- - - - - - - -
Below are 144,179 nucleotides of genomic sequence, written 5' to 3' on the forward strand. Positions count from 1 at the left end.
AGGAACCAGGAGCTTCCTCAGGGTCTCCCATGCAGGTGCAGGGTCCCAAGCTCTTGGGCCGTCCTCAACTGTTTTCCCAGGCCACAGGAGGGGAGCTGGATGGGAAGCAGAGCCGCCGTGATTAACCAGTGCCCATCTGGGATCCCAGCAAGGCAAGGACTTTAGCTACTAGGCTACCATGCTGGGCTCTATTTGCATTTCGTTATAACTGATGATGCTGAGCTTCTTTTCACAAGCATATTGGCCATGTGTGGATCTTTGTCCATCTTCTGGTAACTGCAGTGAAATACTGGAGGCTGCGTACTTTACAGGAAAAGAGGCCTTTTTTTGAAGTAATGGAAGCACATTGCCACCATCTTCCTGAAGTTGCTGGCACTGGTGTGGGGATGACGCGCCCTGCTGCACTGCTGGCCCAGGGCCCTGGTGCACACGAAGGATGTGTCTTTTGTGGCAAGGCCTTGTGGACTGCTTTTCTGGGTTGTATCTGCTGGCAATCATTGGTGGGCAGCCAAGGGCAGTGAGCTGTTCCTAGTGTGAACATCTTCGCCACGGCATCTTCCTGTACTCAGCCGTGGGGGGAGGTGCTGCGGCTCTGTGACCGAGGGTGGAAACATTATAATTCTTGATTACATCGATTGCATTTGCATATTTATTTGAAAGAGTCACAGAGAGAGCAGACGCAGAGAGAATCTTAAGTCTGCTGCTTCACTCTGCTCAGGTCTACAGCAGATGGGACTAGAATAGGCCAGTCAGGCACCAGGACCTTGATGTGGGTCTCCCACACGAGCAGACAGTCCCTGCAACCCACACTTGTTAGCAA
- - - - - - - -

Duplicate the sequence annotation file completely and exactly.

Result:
Below are 144,179 nucleotides of genomic sequence, written 5' to 3' on the forward strand. Positions count from 1 at the left end.
AGGAACCAGGAGCTTCCTCAGGGTCTCCCATGCAGGTGCAGGGTCCCAAGCTCTTGGGCCGTCCTCAACTGTTTTCCCAGGCCACAGGAGGGGAGCTGGATGGGAAGCAGAGCCGCCGTGATTAACCAGTGCCCATCTGGGATCCCAGCAAGGCAAGGACTTTAGCTACTAGGCTACCATGCTGGGCTCTATTTGCATTTCGTTATAACTGATGATGCTGAGCTTCTTTTCACAAGCATATTGGCCATGTGTGGATCTTTGTCCATCTTCTGGTAACTGCAGTGAAATACTGGAGGCTGCGTACTTTACAGGAAAAGAGGCCTTTTTTTGAAGTAATGGAAGCACATTGCCACCATCTTCCTGAAGTTGCTGGCACTGGTGTGGGGATGACGCGCCCTGCTGCACTGCTGGCCCAGGGCCCTGGTGCACACGAAGGATGTGTCTTTTGTGGCAAGGCCTTGTGGACTGCTTTTCTGGGTTGTATCTGCTGGCAATCATTGGTGGGCAGCCAAGGGCAGTGAGCTGTTCCTAGTGTGAACATCTTCGCCACGGCATCTTCCTGTACTCAGCCGTGGGGGGAGGTGCTGCGGCTCTGTGACCGAGGGTGGAAACATTATAATTCTTGATTACATCGATTGCATTTGCATATTTATTTGAAAGAGTCACAGAGAGAGCAGACGCAGAGAGAATCTTAAGTCTGCTGCTTCACTCTGCTCAGGTCTACAGCAGATGGGACTAGAATAGGCCAGTCAGGCACCAGGACCTTGATGTGGGTCTCCCACACGAGCAGACAGTCCCTGCAACCCACACTTGTTAGCAA